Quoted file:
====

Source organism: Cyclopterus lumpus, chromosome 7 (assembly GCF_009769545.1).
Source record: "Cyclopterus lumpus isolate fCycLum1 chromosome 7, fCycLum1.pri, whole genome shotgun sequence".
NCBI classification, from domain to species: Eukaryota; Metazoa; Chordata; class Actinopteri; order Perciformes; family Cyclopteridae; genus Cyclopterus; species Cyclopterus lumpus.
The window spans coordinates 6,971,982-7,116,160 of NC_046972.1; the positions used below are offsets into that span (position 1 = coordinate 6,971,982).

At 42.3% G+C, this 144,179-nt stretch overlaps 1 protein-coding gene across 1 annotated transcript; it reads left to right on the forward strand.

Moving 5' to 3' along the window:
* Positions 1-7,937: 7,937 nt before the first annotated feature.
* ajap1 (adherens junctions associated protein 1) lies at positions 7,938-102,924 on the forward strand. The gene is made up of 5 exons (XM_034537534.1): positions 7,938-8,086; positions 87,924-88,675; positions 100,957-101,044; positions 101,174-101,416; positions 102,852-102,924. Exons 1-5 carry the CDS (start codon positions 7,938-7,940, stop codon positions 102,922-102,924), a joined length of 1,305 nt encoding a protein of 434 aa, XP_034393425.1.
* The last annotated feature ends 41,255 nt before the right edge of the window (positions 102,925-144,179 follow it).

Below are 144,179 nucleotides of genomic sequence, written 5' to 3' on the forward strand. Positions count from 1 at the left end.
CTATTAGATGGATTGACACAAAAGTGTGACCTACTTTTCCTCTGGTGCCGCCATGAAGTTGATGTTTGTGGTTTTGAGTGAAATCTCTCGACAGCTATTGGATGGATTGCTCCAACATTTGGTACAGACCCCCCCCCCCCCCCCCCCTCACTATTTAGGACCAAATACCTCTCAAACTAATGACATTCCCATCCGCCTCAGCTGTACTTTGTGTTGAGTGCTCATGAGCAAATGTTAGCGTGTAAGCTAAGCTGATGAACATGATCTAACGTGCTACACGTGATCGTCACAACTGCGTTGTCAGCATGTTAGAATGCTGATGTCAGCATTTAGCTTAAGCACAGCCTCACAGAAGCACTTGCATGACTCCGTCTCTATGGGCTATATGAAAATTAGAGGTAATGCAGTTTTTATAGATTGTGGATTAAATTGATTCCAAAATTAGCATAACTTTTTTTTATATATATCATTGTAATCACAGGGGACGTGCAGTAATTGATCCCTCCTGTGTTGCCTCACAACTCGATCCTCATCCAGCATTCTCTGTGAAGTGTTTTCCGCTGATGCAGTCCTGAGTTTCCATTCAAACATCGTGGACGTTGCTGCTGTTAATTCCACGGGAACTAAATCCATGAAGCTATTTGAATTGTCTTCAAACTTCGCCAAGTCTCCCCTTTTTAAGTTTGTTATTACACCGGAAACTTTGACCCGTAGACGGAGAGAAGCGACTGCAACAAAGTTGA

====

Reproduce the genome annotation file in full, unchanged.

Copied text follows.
Source organism: Cyclopterus lumpus, chromosome 7 (assembly GCF_009769545.1).
Source record: "Cyclopterus lumpus isolate fCycLum1 chromosome 7, fCycLum1.pri, whole genome shotgun sequence".
NCBI classification, from domain to species: Eukaryota; Metazoa; Chordata; class Actinopteri; order Perciformes; family Cyclopteridae; genus Cyclopterus; species Cyclopterus lumpus.
The window spans coordinates 6,971,982-7,116,160 of NC_046972.1; the positions used below are offsets into that span (position 1 = coordinate 6,971,982).

At 42.3% G+C, this 144,179-nt stretch overlaps 1 protein-coding gene across 1 annotated transcript; it reads left to right on the forward strand.

Moving 5' to 3' along the window:
* Positions 1-7,937: 7,937 nt before the first annotated feature.
* ajap1 (adherens junctions associated protein 1) lies at positions 7,938-102,924 on the forward strand. The gene is made up of 5 exons (XM_034537534.1): positions 7,938-8,086; positions 87,924-88,675; positions 100,957-101,044; positions 101,174-101,416; positions 102,852-102,924. Exons 1-5 carry the CDS (start codon positions 7,938-7,940, stop codon positions 102,922-102,924), a joined length of 1,305 nt encoding a protein of 434 aa, XP_034393425.1.
* The last annotated feature ends 41,255 nt before the right edge of the window (positions 102,925-144,179 follow it).

Below are 144,179 nucleotides of genomic sequence, written 5' to 3' on the forward strand. Positions count from 1 at the left end.
CTATTAGATGGATTGACACAAAAGTGTGACCTACTTTTCCTCTGGTGCCGCCATGAAGTTGATGTTTGTGGTTTTGAGTGAAATCTCTCGACAGCTATTGGATGGATTGCTCCAACATTTGGTACAGACCCCCCCCCCCCCCCCCCCTCACTATTTAGGACCAAATACCTCTCAAACTAATGACATTCCCATCCGCCTCAGCTGTACTTTGTGTTGAGTGCTCATGAGCAAATGTTAGCGTGTAAGCTAAGCTGATGAACATGATCTAACGTGCTACACGTGATCGTCACAACTGCGTTGTCAGCATGTTAGAATGCTGATGTCAGCATTTAGCTTAAGCACAGCCTCACAGAAGCACTTGCATGACTCCGTCTCTATGGGCTATATGAAAATTAGAGGTAATGCAGTTTTTATAGATTGTGGATTAAATTGATTCCAAAATTAGCATAACTTTTTTTTATATATATCATTGTAATCACAGGGGACGTGCAGTAATTGATCCCTCCTGTGTTGCCTCACAACTCGATCCTCATCCAGCATTCTCTGTGAAGTGTTTTCCGCTGATGCAGTCCTGAGTTTCCATTCAAACATCGTGGACGTTGCTGCTGTTAATTCCACGGGAACTAAATCCATGAAGCTATTTGAATTGTCTTCAAACTTCGCCAAGTCTCCCCTTTTTAAGTTTGTTATTACACCGGAAACTTTGACCCGTAGACGGAGAGAAGCGACTGCAACAAAGTTGA